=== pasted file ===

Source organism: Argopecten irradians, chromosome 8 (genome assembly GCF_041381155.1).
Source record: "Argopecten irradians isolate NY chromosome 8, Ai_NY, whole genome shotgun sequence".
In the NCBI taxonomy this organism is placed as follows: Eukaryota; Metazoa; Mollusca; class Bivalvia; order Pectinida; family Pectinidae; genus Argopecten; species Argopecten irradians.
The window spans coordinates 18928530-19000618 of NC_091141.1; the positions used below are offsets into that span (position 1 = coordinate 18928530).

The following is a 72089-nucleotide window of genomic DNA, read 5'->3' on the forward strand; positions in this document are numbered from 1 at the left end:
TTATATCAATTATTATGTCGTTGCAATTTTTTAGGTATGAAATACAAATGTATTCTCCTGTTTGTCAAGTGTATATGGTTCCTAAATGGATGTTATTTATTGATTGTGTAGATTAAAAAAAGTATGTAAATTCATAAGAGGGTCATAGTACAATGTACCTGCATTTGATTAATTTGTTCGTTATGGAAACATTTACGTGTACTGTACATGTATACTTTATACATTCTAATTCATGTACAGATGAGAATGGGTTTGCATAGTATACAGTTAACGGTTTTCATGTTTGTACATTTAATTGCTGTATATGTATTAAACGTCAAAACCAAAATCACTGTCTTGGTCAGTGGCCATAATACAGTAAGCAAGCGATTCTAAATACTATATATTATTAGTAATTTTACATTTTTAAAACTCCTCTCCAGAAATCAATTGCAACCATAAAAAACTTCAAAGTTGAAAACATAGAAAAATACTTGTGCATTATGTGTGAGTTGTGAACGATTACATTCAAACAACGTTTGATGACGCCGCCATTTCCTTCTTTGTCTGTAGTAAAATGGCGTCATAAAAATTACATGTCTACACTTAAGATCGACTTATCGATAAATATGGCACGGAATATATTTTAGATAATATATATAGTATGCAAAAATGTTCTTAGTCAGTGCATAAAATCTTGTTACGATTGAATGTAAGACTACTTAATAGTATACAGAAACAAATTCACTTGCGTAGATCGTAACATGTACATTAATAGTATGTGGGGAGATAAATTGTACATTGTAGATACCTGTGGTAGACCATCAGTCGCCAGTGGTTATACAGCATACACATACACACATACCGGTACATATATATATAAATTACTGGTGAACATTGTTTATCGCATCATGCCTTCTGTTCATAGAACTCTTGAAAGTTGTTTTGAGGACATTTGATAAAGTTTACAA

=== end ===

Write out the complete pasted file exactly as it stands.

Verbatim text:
Source organism: Argopecten irradians, chromosome 8 (genome assembly GCF_041381155.1).
Source record: "Argopecten irradians isolate NY chromosome 8, Ai_NY, whole genome shotgun sequence".
In the NCBI taxonomy this organism is placed as follows: Eukaryota; Metazoa; Mollusca; class Bivalvia; order Pectinida; family Pectinidae; genus Argopecten; species Argopecten irradians.
The window spans coordinates 18928530-19000618 of NC_091141.1; the positions used below are offsets into that span (position 1 = coordinate 18928530).

The following is a 72089-nucleotide window of genomic DNA, read 5'->3' on the forward strand; positions in this document are numbered from 1 at the left end:
TTATATCAATTATTATGTCGTTGCAATTTTTTAGGTATGAAATACAAATGTATTCTCCTGTTTGTCAAGTGTATATGGTTCCTAAATGGATGTTATTTATTGATTGTGTAGATTAAAAAAAGTATGTAAATTCATAAGAGGGTCATAGTACAATGTACCTGCATTTGATTAATTTGTTCGTTATGGAAACATTTACGTGTACTGTACATGTATACTTTATACATTCTAATTCATGTACAGATGAGAATGGGTTTGCATAGTATACAGTTAACGGTTTTCATGTTTGTACATTTAATTGCTGTATATGTATTAAACGTCAAAACCAAAATCACTGTCTTGGTCAGTGGCCATAATACAGTAAGCAAGCGATTCTAAATACTATATATTATTAGTAATTTTACATTTTTAAAACTCCTCTCCAGAAATCAATTGCAACCATAAAAAACTTCAAAGTTGAAAACATAGAAAAATACTTGTGCATTATGTGTGAGTTGTGAACGATTACATTCAAACAACGTTTGATGACGCCGCCATTTCCTTCTTTGTCTGTAGTAAAATGGCGTCATAAAAATTACATGTCTACACTTAAGATCGACTTATCGATAAATATGGCACGGAATATATTTTAGATAATATATATAGTATGCAAAAATGTTCTTAGTCAGTGCATAAAATCTTGTTACGATTGAATGTAAGACTACTTAATAGTATACAGAAACAAATTCACTTGCGTAGATCGTAACATGTACATTAATAGTATGTGGGGAGATAAATTGTACATTGTAGATACCTGTGGTAGACCATCAGTCGCCAGTGGTTATACAGCATACACATACACACATACCGGTACATATATATATAAATTACTGGTGAACATTGTTTATCGCATCATGCCTTCTGTTCATAGAACTCTTGAAAGTTGTTTTGAGGACATTTGATAAAGTTTACAA